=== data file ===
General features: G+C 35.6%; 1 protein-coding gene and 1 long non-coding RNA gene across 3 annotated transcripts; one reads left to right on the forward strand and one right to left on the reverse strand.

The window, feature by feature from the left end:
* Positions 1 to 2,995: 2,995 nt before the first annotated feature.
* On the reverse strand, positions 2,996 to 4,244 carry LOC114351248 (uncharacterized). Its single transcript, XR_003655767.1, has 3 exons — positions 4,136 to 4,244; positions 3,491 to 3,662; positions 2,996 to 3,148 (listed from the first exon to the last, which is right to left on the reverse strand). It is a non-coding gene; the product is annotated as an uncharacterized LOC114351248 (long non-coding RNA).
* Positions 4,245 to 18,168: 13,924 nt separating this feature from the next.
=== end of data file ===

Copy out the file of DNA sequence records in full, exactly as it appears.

General features: G+C 35.6%; 1 protein-coding gene and 1 long non-coding RNA gene across 3 annotated transcripts; one reads left to right on the forward strand and one right to left on the reverse strand.

The window, feature by feature from the left end:
* Positions 1 to 2,995: 2,995 nt before the first annotated feature.
* On the reverse strand, positions 2,996 to 4,244 carry LOC114351248 (uncharacterized). Its single transcript, XR_003655767.1, has 3 exons — positions 4,136 to 4,244; positions 3,491 to 3,662; positions 2,996 to 3,148 (listed from the first exon to the last, which is right to left on the reverse strand). It is a non-coding gene; the product is annotated as an uncharacterized LOC114351248 (long non-coding RNA).
* Positions 4,245 to 18,168: 13,924 nt separating this feature from the next.